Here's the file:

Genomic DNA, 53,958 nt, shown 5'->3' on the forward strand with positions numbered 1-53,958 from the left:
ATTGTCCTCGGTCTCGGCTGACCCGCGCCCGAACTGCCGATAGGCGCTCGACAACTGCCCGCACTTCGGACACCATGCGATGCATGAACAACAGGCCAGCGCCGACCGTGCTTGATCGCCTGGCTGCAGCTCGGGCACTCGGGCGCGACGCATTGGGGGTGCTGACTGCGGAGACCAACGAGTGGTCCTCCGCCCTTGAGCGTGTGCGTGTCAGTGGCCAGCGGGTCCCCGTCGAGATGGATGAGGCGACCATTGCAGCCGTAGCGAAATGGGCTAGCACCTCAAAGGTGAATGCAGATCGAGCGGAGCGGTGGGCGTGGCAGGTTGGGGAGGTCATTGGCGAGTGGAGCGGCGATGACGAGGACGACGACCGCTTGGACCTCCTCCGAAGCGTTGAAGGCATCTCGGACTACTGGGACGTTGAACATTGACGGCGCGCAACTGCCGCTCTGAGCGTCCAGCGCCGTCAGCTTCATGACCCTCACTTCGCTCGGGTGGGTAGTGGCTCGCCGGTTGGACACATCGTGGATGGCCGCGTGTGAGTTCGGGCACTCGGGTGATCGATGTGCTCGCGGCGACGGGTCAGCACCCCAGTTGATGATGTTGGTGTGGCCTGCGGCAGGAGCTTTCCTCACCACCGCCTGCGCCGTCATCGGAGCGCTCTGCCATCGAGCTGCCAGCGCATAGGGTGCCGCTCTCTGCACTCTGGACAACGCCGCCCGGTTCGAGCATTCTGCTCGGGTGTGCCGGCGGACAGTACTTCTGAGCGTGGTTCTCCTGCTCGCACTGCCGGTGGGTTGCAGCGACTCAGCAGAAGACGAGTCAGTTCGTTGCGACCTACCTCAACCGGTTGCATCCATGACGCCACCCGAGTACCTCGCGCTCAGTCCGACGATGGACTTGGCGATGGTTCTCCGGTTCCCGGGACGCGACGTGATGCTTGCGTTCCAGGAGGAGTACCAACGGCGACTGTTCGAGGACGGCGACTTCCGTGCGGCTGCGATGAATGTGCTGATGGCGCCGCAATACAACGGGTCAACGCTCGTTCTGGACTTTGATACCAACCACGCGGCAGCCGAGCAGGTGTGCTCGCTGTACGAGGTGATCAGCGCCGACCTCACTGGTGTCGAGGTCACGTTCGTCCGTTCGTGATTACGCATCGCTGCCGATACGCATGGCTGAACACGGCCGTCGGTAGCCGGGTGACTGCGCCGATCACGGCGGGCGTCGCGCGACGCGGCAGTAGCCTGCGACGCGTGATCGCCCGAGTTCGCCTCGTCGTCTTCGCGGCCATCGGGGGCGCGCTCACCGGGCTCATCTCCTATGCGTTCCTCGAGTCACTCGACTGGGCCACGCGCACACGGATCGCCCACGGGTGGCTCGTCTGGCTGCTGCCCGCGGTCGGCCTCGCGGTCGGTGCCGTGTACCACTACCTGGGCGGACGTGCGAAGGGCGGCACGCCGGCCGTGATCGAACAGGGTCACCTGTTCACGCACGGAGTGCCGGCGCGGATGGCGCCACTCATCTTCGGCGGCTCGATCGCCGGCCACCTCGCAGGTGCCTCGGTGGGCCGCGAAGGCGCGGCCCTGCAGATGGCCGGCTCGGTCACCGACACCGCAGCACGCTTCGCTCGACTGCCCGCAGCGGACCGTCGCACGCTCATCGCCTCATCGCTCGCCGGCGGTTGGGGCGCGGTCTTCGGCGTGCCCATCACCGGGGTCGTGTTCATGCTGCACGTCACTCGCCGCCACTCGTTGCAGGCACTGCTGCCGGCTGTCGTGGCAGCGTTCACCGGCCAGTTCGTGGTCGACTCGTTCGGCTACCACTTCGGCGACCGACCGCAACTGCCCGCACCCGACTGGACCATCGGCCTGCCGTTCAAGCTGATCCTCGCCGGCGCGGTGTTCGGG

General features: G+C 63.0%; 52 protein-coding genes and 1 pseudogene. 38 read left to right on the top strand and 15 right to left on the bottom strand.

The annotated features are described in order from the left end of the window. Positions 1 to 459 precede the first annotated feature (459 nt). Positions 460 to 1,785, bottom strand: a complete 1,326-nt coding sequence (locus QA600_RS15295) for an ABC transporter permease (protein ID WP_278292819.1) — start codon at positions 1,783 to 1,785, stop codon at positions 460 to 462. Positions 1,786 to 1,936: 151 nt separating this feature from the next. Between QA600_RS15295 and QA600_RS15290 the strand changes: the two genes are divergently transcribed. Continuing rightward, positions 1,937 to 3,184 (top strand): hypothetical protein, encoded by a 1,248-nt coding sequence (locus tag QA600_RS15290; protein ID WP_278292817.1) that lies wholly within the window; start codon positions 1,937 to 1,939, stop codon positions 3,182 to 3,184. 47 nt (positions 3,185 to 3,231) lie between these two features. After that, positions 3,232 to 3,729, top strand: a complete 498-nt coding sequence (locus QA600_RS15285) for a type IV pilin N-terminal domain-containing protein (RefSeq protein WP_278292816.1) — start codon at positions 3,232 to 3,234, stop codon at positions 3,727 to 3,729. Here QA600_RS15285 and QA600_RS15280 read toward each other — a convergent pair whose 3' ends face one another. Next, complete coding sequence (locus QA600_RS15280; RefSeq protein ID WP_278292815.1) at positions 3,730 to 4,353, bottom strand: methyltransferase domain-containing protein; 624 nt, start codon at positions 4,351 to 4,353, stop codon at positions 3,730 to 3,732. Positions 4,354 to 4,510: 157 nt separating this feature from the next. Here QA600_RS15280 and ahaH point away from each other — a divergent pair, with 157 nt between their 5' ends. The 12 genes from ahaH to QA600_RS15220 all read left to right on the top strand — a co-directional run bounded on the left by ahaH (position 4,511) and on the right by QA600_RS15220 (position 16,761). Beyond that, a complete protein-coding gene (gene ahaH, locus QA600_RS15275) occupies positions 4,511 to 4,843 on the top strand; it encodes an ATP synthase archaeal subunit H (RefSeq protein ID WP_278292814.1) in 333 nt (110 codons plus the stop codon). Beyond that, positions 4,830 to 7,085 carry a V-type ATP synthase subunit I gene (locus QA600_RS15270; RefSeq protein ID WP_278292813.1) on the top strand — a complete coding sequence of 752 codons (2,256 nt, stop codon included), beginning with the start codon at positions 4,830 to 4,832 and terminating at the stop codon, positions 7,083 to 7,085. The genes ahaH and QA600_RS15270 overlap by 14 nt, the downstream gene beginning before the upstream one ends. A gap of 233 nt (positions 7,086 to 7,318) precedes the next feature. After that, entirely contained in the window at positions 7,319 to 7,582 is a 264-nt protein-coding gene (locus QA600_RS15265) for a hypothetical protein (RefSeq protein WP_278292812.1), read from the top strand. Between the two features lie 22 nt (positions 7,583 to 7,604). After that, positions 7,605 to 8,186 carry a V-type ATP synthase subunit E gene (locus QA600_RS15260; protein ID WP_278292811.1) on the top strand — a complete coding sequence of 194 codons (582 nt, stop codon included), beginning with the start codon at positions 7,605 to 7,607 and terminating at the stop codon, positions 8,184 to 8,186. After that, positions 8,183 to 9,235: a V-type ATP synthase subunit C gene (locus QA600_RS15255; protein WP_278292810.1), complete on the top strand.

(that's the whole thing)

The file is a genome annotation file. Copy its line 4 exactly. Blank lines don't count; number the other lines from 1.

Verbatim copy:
The annotated features are described in order from the left end of the window. Positions 1 to 459 precede the first annotated feature (459 nt). Positions 460 to 1,785, bottom strand: a complete 1,326-nt coding sequence (locus QA600_RS15295) for an ABC transporter permease (protein ID WP_278292819.1) — start codon at positions 1,783 to 1,785, stop codon at positions 460 to 462. Positions 1,786 to 1,936: 151 nt separating this feature from the next. Between QA600_RS15295 and QA600_RS15290 the strand changes: the two genes are divergently transcribed. Continuing rightward, positions 1,937 to 3,184 (top strand): hypothetical protein, encoded by a 1,248-nt coding sequence (locus tag QA600_RS15290; protein ID WP_278292817.1) that lies wholly within the window; start codon positions 1,937 to 1,939, stop codon positions 3,182 to 3,184. 47 nt (positions 3,185 to 3,231) lie between these two features. After that, positions 3,232 to 3,729, top strand: a complete 498-nt coding sequence (locus QA600_RS15285) for a type IV pilin N-terminal domain-containing protein (RefSeq protein WP_278292816.1) — start codon at positions 3,232 to 3,234, stop codon at positions 3,727 to 3,729. Here QA600_RS15285 and QA600_RS15280 read toward each other — a convergent pair whose 3' ends face one another. Next, complete coding sequence (locus QA600_RS15280; RefSeq protein ID WP_278292815.1) at positions 3,730 to 4,353, bottom strand: methyltransferase domain-containing protein; 624 nt, start codon at positions 4,351 to 4,353, stop codon at positions 3,730 to 3,732. Positions 4,354 to 4,510: 157 nt separating this feature from the next. Here QA600_RS15280 and ahaH point away from each other — a divergent pair, with 157 nt between their 5' ends. The 12 genes from ahaH to QA600_RS15220 all read left to right on the top strand — a co-directional run bounded on the left by ahaH (position 4,511) and on the right by QA600_RS15220 (position 16,761). Beyond that, a complete protein-coding gene (gene ahaH, locus QA600_RS15275) occupies positions 4,511 to 4,843 on the top strand; it encodes an ATP synthase archaeal subunit H (RefSeq protein ID WP_278292814.1) in 333 nt (110 codons plus the stop codon). Beyond that, positions 4,830 to 7,085 carry a V-type ATP synthase subunit I gene (locus QA600_RS15270; RefSeq protein ID WP_278292813.1) on the top strand — a complete coding sequence of 752 codons (2,256 nt, stop codon included), beginning with the start codon at positions 4,830 to 4,832 and terminating at the stop codon, positions 7,083 to 7,085. The genes ahaH and QA600_RS15270 overlap by 14 nt, the downstream gene beginning before the upstream one ends. A gap of 233 nt (positions 7,086 to 7,318) precedes the next feature. After that, entirely contained in the window at positions 7,319 to 7,582 is a 264-nt protein-coding gene (locus QA600_RS15265) for a hypothetical protein (RefSeq protein WP_278292812.1), read from the top strand. Between the two features lie 22 nt (positions 7,583 to 7,604). After that, positions 7,605 to 8,186 carry a V-type ATP synthase subunit E gene (locus QA600_RS15260; protein ID WP_278292811.1) on the top strand — a complete coding sequence of 194 codons (582 nt, stop codon included), beginning with the start codon at positions 7,605 to 7,607 and terminating at the stop codon, positions 8,184 to 8,186. After that, positions 8,183 to 9,235: a V-type ATP synthase subunit C gene (locus QA600_RS15255; protein WP_278292810.1), complete on the top strand.